And although during the first two centuries A.D. the Empire progressed farther and farther along the road towards centralization and state control, the Roman world did not yet know the defects inherent in these methods of government, defects of which it was subsequently to have most painful experience: incoherency of purpose and inertia, waste and ineffectualness.

Inscriptions dating from the first emperor’s reign have been found at several places in Asia Minor. On them we can read sentences like this one: "Providence sent us Augustus, as a Savior, to put an end to war and to regulate all of our affairs; the day of his birth marked the beginning of Good News for the whole world…"

The entire moral atmosphere of this epoch was permeated by a new style of feminism, which had been brought from the East by the Syrian princesses of Septimius Serverus’ [Roman emperor] family: women filled the roles of men because the men were wanting…

But there was something even worse than this landslide of society towards moral inertia; or, to put it more accurately, a second phenomenon existed alongside it, deriving from the same causes, and especially from the excessive enrichment of all sections of the population. Roman society was attacked in its most vital spot, at the source which sustains all societies; the structure of the family was shaken to its roots, and the birth-rate began to fall. The mother of the Gracchi had borne twelve children; and the beginning of the second century A.D. parents who had as many as three were to be praised as quite exceptional.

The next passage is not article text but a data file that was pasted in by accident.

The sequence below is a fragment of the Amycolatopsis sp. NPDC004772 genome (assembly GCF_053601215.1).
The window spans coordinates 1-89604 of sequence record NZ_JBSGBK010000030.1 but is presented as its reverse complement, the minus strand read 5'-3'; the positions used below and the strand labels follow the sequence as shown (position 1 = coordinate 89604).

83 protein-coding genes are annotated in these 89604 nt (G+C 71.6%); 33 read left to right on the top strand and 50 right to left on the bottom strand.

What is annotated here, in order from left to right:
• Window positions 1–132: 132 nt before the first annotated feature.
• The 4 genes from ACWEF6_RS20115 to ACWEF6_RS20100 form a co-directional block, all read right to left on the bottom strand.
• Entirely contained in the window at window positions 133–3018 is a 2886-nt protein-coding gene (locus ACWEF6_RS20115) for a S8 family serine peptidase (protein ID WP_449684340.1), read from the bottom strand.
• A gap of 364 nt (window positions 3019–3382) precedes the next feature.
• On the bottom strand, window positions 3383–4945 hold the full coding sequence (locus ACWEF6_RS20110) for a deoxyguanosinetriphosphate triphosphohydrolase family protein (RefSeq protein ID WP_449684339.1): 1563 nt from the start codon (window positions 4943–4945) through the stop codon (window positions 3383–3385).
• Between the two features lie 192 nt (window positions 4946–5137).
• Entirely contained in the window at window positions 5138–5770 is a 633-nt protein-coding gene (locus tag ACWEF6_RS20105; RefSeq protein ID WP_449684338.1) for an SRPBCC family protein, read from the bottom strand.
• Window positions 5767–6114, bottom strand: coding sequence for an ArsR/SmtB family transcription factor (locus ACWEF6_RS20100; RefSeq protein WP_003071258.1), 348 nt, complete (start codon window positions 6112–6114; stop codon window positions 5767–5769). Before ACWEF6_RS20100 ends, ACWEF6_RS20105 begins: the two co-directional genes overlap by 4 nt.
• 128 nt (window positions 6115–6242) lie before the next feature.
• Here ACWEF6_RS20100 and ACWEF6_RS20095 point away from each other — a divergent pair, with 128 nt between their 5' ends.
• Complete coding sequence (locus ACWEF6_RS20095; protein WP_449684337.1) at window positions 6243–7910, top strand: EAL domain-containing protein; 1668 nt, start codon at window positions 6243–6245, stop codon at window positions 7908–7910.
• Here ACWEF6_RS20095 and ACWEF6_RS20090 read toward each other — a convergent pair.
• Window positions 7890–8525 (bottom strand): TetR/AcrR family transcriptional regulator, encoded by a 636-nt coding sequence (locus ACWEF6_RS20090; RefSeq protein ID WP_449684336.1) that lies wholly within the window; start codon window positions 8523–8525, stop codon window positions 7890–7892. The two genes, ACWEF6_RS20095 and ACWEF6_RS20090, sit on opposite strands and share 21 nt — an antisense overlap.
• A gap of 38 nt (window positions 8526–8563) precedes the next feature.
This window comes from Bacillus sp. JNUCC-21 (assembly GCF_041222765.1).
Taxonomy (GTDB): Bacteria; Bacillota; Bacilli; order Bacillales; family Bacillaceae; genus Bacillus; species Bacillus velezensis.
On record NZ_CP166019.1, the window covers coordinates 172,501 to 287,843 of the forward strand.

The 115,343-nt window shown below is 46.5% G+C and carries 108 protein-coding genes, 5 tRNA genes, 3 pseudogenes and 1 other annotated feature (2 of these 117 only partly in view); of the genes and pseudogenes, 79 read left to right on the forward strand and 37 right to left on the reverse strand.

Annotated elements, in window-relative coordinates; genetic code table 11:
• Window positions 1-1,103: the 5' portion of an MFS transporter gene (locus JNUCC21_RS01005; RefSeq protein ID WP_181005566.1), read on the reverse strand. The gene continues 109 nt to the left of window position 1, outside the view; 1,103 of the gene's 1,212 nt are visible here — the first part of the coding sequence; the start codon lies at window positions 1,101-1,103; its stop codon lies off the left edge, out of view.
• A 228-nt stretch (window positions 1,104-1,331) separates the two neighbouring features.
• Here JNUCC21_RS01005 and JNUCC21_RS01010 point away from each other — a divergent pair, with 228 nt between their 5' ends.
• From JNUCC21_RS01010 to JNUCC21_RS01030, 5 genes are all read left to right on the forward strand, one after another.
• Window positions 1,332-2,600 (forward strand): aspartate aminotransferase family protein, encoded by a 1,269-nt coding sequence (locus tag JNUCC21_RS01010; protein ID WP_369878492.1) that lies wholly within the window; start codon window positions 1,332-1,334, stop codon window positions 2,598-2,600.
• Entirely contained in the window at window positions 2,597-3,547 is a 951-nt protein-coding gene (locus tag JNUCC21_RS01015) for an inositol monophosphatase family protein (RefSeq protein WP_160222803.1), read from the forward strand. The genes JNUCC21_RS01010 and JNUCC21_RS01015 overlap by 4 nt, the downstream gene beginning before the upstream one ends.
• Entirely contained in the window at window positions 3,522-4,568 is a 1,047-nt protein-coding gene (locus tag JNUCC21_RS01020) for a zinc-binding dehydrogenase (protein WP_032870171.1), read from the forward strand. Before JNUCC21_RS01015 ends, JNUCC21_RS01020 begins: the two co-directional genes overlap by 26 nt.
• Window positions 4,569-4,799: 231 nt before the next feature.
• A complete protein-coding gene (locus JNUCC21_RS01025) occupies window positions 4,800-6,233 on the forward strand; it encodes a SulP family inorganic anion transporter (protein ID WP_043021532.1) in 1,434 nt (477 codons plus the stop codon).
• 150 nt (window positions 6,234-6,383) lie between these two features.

Men shirked marriage and its obligations: had not the orbitas, the bachelor, all the advantages the principal being to assure the rich man of a permanently faithful following of expectant heirs? And, after all, he was depriving himself of nothing, since slavery provided him with bed companions who were more docile than any legal wife, and who, moreover, could be exchanged whenever he wanted. Abortion and the ‘exposing’ of the new-born babies...acquiring terrifying proportions: in Trajan’s reign one inscription gives the precise information that, of 181 new-born infants, 179 were legitimate, and that the latter figure included only 35 girls. This proves how lightly people disposed of their daughters and their bastards. As for divorce, it became so common place that no one attempted to provide reasonable justification for it any more: the simple desire for change sufficed.